How to Choose a Roofing Contractor


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Engage a RICs surveyor to identify the problem or contact a roofing company. Make sure they are a member of at least one of the following:

Meet with the contractors and show them the inside and outside and the problem it’s causing. Are they the person who would carry out the work? 


Ask what Health and Safety measures will be required for anything like scaffolding which could damage neighbouring properties or passers-by.


Check the contractors are insured for anything that might go wrong, eg leaks from the works into the rest of the house.


Check they have up to date professional indemnity, employer and public liability insurance.


Find out what guarantees they offer. Are you covered if the company closes down?

The contractor should give you a contract but if not, you can get one online or, if the quote is comprehensive enough, you can just both sign that.



Find out what their day/hourly rate is and if they will give you a fixed quote.


Ask if they will secure the materials and if you pay cost or a mark-up – some might lower the labour rate but make up their money through materials.

Ask whether the work needs building regulations sign-off and whether local building inspectors will need to check the work. If they do, double check you won’t have to pay for anything they have to redo.

Secure three quotes in writing; make sure you can understand them and query anything which is in ‘technical’ speak.

Always ask for quotes which list all charges for labour and materials.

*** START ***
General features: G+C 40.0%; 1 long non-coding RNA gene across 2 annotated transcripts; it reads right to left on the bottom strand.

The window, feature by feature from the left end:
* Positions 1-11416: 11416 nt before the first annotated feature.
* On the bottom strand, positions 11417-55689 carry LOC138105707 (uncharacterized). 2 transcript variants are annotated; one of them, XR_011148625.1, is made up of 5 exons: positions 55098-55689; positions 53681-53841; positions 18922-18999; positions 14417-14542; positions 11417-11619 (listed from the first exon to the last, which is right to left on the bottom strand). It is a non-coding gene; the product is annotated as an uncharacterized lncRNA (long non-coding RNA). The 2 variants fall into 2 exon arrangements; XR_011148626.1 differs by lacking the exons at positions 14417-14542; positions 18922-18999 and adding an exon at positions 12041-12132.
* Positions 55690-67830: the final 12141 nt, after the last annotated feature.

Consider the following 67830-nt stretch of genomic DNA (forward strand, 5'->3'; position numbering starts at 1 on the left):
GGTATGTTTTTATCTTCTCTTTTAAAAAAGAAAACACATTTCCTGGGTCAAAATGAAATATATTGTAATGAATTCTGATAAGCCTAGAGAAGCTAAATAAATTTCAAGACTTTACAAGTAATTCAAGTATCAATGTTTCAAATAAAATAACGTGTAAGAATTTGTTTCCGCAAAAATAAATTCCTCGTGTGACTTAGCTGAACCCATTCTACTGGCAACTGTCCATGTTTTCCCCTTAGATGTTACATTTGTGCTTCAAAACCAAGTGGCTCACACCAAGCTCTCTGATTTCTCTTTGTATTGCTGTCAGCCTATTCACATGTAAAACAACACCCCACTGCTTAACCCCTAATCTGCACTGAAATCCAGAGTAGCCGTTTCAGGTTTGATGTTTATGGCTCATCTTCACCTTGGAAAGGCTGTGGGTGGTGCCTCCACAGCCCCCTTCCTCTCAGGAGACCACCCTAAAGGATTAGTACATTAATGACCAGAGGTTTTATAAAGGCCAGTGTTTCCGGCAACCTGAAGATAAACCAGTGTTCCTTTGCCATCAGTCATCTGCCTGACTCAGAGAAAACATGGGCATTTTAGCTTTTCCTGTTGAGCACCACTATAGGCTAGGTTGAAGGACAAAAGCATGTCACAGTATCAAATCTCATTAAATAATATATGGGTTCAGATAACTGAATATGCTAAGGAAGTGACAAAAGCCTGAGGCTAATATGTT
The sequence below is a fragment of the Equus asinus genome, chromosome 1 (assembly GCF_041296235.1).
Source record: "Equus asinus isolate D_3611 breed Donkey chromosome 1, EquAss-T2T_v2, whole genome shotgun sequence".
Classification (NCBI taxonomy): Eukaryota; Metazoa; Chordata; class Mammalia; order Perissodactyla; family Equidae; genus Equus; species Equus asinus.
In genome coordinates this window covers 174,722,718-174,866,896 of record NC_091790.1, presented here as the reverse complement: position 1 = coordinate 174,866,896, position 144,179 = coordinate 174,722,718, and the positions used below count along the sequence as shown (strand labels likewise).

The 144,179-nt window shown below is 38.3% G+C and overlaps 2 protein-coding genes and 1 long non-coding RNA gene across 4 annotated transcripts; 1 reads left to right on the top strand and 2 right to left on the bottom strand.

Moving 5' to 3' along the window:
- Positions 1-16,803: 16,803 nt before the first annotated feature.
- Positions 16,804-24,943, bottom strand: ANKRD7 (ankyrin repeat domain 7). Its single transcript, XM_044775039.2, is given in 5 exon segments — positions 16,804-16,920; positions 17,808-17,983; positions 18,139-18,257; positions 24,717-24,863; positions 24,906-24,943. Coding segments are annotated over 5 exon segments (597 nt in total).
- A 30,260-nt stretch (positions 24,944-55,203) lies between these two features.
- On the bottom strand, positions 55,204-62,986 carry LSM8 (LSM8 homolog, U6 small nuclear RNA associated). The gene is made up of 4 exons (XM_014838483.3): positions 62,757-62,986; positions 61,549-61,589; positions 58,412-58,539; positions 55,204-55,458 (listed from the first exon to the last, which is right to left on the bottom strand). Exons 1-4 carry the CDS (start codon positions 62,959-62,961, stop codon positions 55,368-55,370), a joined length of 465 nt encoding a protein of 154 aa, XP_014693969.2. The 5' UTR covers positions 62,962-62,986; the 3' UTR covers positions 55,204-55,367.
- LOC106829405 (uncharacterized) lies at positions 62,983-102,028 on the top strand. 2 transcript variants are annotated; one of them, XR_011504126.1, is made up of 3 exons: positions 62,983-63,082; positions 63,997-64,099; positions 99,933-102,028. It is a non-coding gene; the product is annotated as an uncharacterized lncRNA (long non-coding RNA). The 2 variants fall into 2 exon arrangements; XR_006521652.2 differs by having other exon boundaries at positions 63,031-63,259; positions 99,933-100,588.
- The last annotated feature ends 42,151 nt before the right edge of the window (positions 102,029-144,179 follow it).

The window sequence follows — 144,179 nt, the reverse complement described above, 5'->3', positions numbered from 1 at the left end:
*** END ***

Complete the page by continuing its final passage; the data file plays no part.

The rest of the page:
Agree how to pay eg in stage payments.

If the company requires a deposit, find out what happens if the work doesn’t go ahead. Some will repay, some won’t so make sure you an agreement in writing before you hand over any cash.



Find out how many working days they think the job will take. Will they be on site every day?

Proceeding with the work

During the work, ideally you need to be there to answer queries or make decisions; if you can’t, be there first thing and just before they leave.

If problems arise, sit down and discuss them – don’t let it build up into a bigger problem or wait until the job is finished.

If you have a compliant, explain in writing what you are unhappy about and advise what you would like them to do about it. If you are not happy with the complaint handling, find out if they have an independent, third party complaints procedure.


All our information is brought to you by Kate Faulkner OBE, author of Which? Property books and one of the UK's top property experts.
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